GREEN BAY, WI (WTAQ) - A recent study from UW-Green Bay finds that a mineral called strontium can be found in your drinking water.
Wisconsin's Department of Health Services says that the mineral occurs naturally in the environment and this particular type of strontium is not radioactive.
"As you come closer to Brown County and Outagamie County, people have their wells pulling water out of rock layers that are further down in the earth," sUW-Green Bay Geoscience Professor John Luczha tells FOX 11.
The older rock holds minerals like strontium and if water is present, it can dissolve the mineral.
"If you notice where you have the yellow, and especially the red and orange dots on here, those are samples from wells where you have something like four milligrams per liter or higher, dissolved strontium. There are a number of wells throughout the region that actually exceed this short-term health advisory," Luczha said.
The study took 115 samples from municipal and private wells. The Environmental Protection Agency says the Lifetime Health Advisory Limit for strontium in your drinking water shouldn't be more than four milligrams per liter.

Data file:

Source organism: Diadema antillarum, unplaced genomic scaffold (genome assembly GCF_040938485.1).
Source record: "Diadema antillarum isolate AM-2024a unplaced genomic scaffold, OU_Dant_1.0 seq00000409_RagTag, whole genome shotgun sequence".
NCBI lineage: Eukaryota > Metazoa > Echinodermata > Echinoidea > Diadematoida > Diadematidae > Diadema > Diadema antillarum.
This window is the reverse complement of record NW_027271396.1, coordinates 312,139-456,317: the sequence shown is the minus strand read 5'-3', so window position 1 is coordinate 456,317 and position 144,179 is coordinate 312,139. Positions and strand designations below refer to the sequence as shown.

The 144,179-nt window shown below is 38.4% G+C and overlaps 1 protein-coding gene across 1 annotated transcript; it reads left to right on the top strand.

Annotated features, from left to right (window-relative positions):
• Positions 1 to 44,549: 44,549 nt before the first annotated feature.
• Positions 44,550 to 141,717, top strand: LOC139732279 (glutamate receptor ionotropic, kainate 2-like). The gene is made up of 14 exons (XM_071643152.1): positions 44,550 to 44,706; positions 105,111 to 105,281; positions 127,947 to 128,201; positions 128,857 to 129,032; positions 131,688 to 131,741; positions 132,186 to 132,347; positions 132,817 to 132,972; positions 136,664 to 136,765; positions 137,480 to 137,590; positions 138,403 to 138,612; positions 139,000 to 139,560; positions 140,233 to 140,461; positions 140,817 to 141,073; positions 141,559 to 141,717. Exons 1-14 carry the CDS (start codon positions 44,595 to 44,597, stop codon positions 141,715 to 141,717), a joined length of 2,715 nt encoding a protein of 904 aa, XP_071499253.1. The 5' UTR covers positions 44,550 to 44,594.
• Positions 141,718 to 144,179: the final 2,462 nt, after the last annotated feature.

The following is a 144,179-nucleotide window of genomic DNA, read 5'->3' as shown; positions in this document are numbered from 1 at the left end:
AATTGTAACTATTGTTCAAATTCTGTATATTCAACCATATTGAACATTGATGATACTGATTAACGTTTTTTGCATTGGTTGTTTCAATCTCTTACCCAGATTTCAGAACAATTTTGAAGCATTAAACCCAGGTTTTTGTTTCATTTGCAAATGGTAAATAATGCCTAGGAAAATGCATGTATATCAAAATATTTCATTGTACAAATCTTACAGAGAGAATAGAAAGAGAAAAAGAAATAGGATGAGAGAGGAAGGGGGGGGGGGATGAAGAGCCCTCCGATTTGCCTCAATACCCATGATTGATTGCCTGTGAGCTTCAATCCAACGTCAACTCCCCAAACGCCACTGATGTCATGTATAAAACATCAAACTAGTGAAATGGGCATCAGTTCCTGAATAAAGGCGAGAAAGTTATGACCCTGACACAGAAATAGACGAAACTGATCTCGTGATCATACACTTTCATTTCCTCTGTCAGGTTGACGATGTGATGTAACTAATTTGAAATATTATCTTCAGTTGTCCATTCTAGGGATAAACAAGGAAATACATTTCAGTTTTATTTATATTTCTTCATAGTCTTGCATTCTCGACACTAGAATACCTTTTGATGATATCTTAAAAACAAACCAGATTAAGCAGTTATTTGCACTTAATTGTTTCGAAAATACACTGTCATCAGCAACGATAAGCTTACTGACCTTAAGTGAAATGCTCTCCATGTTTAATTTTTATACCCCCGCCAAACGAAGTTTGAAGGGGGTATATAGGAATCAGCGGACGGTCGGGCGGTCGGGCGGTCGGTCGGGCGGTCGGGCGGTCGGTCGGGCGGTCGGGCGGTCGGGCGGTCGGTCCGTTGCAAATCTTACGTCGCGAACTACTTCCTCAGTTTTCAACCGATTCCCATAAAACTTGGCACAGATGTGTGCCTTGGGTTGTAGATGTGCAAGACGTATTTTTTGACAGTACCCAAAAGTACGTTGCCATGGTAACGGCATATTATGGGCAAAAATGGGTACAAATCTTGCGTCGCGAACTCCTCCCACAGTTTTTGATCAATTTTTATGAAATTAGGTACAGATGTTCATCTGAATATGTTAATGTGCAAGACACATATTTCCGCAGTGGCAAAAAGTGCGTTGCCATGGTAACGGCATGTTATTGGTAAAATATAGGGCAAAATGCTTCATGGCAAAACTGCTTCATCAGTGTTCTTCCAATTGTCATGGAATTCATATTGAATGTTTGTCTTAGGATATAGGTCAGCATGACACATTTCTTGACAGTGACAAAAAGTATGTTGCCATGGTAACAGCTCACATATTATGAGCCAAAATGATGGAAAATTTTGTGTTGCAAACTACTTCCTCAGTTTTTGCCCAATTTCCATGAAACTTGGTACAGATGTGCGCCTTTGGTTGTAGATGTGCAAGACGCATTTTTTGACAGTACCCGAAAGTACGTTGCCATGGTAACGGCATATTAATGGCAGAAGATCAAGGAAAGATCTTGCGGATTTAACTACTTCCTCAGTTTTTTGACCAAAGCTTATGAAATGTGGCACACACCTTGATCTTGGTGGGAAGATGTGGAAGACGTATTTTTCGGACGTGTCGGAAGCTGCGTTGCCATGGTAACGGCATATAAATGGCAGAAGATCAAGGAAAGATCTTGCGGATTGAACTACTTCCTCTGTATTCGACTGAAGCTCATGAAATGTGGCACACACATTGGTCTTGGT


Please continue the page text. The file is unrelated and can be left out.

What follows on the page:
Preliminary findings from the UWGB study found 73 of its samples contained higher levels of strontium than the EPA's recommendation.
“Somebody who maybe tests their water, and it comes out higher than four milligrams per liter, should not immediately assume that suddenly they're going to have negative health effects," Roy Irving, a toxicologist with the Wisconsin Department of Health Services, tells FOX 11.
Unlike well water, the Green Bay Water Utility gets its water from Lake Michigan. Although the water goes through a filtration process, the company still tests for strontium and other material within the drinking water each year.
Based on the UWGB study, the DNR is looking into the strontium results that were found. DNR officials recommend private well owners to sample their wells for bacteria, strontium, and other minerals that may be in the drinking water.